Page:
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GA Charter Resolution Passes

“Senate passes charter schools amendment resolution”
By Wayne Washington
Atlanta Journal-Constitution
March 19, 2012

The full-court press legislators endured during the charter schools battle in the General Assembly now moves to voters, who this fall will get their chance to determine how much authority the state should have to approve and fund charter schools.

Expect to hear about charter schools on television. Expect to hear about them on radio. And there probably will be fliers, too.

After the Senate passed a resolution sending the constitutional amendment to voters Monday, Tony Roberts, president and chief executive officer of the Georgia Charter Schools Association, noted that constitutional amendment campaigns in Georgia have cost anywhere from $5 million to $10 million.

But Roberts was quick to point out that his association is not likely to have that much money for a campaign. It won’t be for a lack of effort, though.

“We’re going to turn our attention to educating the public about how this will help students and parents,” said Roberts, adding that his association will be soliciting bids from firms that can help with the campaign.

Republicans in the General Assembly have made that argument for weeks, saying a constitutional amendment was needed to counter a decision from the Supreme Court, which ruled in May that the state could not force local school districts to pay for charter schools they did not authorize.

That ruling all but killed the Georgia Charter Schools Commission, which had approved applications for charter schools that were turned down by local school districts. Charter schools authorized by the commission had, before the court ruling, been eligible for local district money. It meant 16 schools attended by thousands of students were denied more than $8 million in funding.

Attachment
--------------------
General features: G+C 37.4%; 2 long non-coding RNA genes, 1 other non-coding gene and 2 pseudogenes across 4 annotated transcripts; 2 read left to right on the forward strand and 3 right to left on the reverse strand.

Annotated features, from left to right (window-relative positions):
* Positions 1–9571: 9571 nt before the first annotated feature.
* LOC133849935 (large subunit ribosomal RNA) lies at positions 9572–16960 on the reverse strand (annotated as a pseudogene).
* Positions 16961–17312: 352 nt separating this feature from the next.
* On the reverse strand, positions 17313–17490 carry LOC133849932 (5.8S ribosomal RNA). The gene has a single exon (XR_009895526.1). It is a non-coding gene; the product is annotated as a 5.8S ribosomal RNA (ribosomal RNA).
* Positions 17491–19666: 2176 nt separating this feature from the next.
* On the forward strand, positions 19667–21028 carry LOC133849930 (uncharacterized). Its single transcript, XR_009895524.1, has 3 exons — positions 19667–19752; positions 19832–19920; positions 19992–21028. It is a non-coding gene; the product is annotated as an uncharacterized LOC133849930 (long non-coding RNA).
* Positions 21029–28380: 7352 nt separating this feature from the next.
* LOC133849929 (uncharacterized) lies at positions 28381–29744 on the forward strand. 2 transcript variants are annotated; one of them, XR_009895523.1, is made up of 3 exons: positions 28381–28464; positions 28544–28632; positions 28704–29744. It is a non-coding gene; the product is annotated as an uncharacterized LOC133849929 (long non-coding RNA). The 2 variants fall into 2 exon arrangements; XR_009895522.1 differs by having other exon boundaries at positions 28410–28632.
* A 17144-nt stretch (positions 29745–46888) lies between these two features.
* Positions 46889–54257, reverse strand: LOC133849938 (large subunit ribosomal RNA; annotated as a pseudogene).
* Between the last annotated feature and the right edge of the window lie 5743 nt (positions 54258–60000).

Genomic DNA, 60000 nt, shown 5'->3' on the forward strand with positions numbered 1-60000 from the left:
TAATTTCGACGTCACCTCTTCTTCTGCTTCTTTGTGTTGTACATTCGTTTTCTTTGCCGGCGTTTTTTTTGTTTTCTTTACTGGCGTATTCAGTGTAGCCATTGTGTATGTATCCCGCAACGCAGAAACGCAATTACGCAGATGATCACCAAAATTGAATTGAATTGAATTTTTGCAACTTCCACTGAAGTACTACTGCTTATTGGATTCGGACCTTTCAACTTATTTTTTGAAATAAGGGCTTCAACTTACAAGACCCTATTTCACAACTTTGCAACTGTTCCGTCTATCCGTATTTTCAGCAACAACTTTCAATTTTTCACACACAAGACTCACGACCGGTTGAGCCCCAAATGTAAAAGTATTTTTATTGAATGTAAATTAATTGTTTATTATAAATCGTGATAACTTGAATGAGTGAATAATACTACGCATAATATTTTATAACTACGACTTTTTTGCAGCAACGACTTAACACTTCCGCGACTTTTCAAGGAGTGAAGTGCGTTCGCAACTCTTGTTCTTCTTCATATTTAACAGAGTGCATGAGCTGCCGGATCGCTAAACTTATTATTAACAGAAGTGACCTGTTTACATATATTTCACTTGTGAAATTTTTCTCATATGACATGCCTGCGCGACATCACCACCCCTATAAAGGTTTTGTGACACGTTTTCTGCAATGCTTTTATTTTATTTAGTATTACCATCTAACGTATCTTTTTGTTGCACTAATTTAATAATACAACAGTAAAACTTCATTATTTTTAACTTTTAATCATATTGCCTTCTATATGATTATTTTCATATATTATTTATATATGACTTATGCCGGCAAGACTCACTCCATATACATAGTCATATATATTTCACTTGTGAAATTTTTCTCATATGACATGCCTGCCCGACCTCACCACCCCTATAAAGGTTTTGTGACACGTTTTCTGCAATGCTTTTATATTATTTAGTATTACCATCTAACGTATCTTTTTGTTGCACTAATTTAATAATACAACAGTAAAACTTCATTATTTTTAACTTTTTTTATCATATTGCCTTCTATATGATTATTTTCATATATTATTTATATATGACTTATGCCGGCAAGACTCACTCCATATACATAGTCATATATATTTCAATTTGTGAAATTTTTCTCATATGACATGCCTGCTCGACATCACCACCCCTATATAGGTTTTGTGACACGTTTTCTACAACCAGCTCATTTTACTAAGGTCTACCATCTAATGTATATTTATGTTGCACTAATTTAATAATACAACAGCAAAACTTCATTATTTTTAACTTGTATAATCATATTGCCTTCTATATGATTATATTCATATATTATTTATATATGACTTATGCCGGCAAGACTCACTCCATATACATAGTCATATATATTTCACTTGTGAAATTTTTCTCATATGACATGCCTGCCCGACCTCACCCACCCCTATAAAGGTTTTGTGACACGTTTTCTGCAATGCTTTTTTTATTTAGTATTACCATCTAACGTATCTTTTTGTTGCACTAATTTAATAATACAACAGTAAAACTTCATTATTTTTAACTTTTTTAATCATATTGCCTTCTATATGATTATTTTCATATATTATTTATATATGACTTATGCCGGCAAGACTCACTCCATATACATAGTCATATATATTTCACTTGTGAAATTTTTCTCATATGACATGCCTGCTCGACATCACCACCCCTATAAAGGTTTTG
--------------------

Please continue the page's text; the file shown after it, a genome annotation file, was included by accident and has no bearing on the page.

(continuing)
Democrats and many traditional school supporters praised the ruling as a necessary re-affirmation of local control over public schools. But Republicans and other charter school backers pointed out that charter schools — public schools that have instructional flexibility but must meet state standards — are much-needed alternatives to parents whose children attend struggling traditional public schools.

Cheryl Krichbaum, parent of a third-grader at Coweta Charter Academy, said she’s going to do all that she can to get the word out.

“I am using all of my networks,” she said. “I have a Yahoo! group, Facebook. I have no problem calling and telling people this is something we need.”

The battle in the General Assembly was rugged.

The fact that the constitutional amendment legislation needed to be passed by a two-thirds majority made the struggle more intense.

It took two votes in the House for the amendment to clear the two-thirds hurdle, and, on Monday, it cleared the two-thirds threshold in the Senate by two votes.

The legislation makes clear that the state would pay for charter schools it authorizes, but opponents said the money that would go to those schools is funding that won’t be used for traditional public schools.

Democrats had the votes in the Senate to block the constitutional amendment resolution. But two Democrats — Sen. Steve Thompson, D-Marietta, and Sen. Steve Hooks, D-Americus — spoke in favor of it on the Senate floor during a debate that lasted for about an hour.

After the vote, Thompson said he had been opposed to the constitutional amendment. But he said he met with Gov. Nathan Deal for 20 minutes last week and the governor helped convince him that the state needed to try something different.

Thompson said he was not worried about anger from fellow Democrats.

“I’m a Democrat, and I will die a Democrat,” Thompson said.

Rae Harkness, parent of two children at Ivy Preparatory Academy — a Gwinnett charter school that could benefit from voters approving the amendment, said she is thrilled by Monday’s news.

“I am confident that voters will approve the amendment,” she said. “Parents want the choice to choose the best fit in a school for their children, even if it’s not a charter school.”

Sen. Vincent Fort, D-Atlanta, sees a much darker future if voters approve the amendment.

“Our limping schools systems will be financially decimated when we redirect funding to these barely public charter schools — schools that create a parallel school system,” he said.